I first tried BeaverTails when we went to Ottawa for our fortieth anniversary back in 2012.
They are a Canadian treat, a flattened piece of dough that’s fried then sprinkled with cinnamon sugar.
That’s the classic version.
But they’ve gone very creative withe the toppings and you can enjoy yours topped with anything from chocolate or caramel sauce to fresh fruit.
We also enjoyed BeaverTails when we vacationed in Quebec City last Fall and here in Winnipeg during Festival du Voyageur last February.
BeaverTails are truly a Canadian favourite!
Angel Wing Cookies - Polish Chrusciki - is another doughnut recipe.
They are delicate, perfect with a cup of tea, and were a great favourite at gatherings at St. Fidelis Church. When Ma saw us going for seconds - and thirds - she asked a neighbour for the recipe.
A Maltese doughnut recipe - Imqaret (Deep-fried Date Slices) - has a bit of heft to it, more like a jelly doughnut. Imqaret is fried with the filling, made from dates, already in it. There isn't any yeast in the dough.
Speaking of Jelly doughnuts, they were pretty popular when I was a kid in College Point. My German friends had plenty of jelly- or custard-filled doughnuts. They called the doughnuts bismarks, or Berliners, or long johns.
In Manitoba jelly doughnuts are called jam busters, while in Nova Scotia they are called Burlington buns.
Ah, doughnuts! who doesn’t love them!
If you’re using a mixer you’ll need the dough hooks.
If you don’t have the hooks, use a wooden spoon.
If you don't have a deep-frying thermometer, test the oil by slipping a bit of the dough into the oil. It should sizzle and float to the surface in 1 minute.
You don’t want the oil too hot. If you see it smoking, take the pot off the heat to cool the oil before frying.
If you don’t want to deep fry, you can cook as you would pancakes, in a lightly greased pan. They will be a bit different, with a bumpy surface and unevenly brown colour, but you can add toppings to hide that.
If you want a bit of variety, you can also top with lemon and sugar, Nutella, maple syrup, melted chocolate, caramel sauce, toasted nuts, or jams or anything else that strikes your fancy.
Makes 8 doughnuts
In a large mixer bowl place
1/4 cup warm water
1/2 Cup warm milk
1 teaspoon sugar
2 1/2 teaspoons active dry yeast
Let stand about 10 minutes, until the mixture is foamy.
While the mixture is standing, melt
2 Tablespoons butter
the melted butter
2 Tablespoons sugar
1/2 teaspoon salt
1/2 teaspoons vanilla
1 large egg
Beat at medium speed until just mixed.
1 Cup flour
Mix the flour in - you’ll need the dough hook at this point.
Mix until the dough comes together and no longer sticks to the sides of the bowl.
Knead for about 6 minutes in the mixer
Turn out and knead the dough by hand for 10 minutes.
Use extra flour if the dough is sticky. You want it to be smooth, but not dry.
Lightly oil a bowl, then place the dough in it and cover with a damp towel.
Let the dough rest in a warm place for 1 hour, until doubled in size.
Punch down the dough and it place on a lightly floured flat surface.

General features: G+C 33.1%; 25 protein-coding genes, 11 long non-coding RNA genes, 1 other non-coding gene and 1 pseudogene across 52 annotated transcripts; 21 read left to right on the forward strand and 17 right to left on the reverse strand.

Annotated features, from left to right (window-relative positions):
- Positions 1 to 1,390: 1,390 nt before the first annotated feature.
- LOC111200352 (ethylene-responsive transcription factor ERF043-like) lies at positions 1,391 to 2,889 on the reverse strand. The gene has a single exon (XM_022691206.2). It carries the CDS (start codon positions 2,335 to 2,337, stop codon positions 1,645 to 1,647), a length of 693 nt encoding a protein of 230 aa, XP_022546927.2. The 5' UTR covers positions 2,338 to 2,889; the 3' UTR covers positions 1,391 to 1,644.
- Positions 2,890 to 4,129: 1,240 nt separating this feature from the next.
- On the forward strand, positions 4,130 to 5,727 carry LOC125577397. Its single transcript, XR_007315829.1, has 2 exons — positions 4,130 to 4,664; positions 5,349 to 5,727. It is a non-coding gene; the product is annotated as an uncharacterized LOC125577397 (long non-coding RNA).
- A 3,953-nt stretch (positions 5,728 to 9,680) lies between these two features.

Cut the dough into eight equal sized pieces.
Using a rolling pin, roll out each piece of dough into an oval shape, about 1/4 inch thick.
Place the oval on a lightly floured baking sheet.
Repeat with remaining dough pieces.
Cover with a tea towel, until all the pieces have been rolled.
Keep the rolled out dough covered and leave to rise for 30 minutes or until doubled in size.
While the ovals are rising, make the Cinnamon Sugar Topping
Place in a medium bowl
1 Cup sugar
1 Tablespoon cinnamon
In a deep saucepan or deep fryer pour
2 inches vegetable oil
Heat to 350º F on a deep-fry thermometer or test with dough (see above).
Carefully slide 1 to 3 doughnuts into the hot oil.
You don’t want to crowd them and you want to be able to remove them as soon as they are done.
Fry on each side for 1 to 2 minutes, until each side is a light golden brown.
Remove the doughnut with a slotted spoon or a pair of tongs and drain on paper towels.
Dunk them in the cinnamon sugar topping and toss to coat (or see above)
Just before serving, sprinkle them with lemon juice (optional)
Best when fresh and warm.
About the sky this week and next, thanks to the folks at The Farmers' Almanac…
July 5 - Tonight, look to the south in the evening to spot star Antares and Saturn. You’ll be able to see them even though the Moon is nearly full. Antares is a star, so it will twinkle with a reddish hue, while Saturn, a planet, will glow with a steady golden light.
July 6 - The waxing gibbous Moon is at apogee, its farthest point from Earth in its orbit. An easy way to remember: Apogee has an “A” = Away.
July 7 - Look to the south right after sunset to see the waxing gibbous Moon, the planet Saturn and the Antares. They will be remain visible until well past midnight.
July 9 - Full Buck Moon at 12:07 a.m. The visible Moon is fully illuminated by direct sunlight. Learn how this Moon got its names.
July 12 to mid-August - Delta Aquarids meteor shower. On July 28-29 it peaks. Best viewing is looking to the south, after midnight until 3 a.m. This is a good year to view them at their peak as there won’t be any glare of the Moon! There’s a possibility of 10-15 meteors per hour. These showers cross paths with August’s Perseids.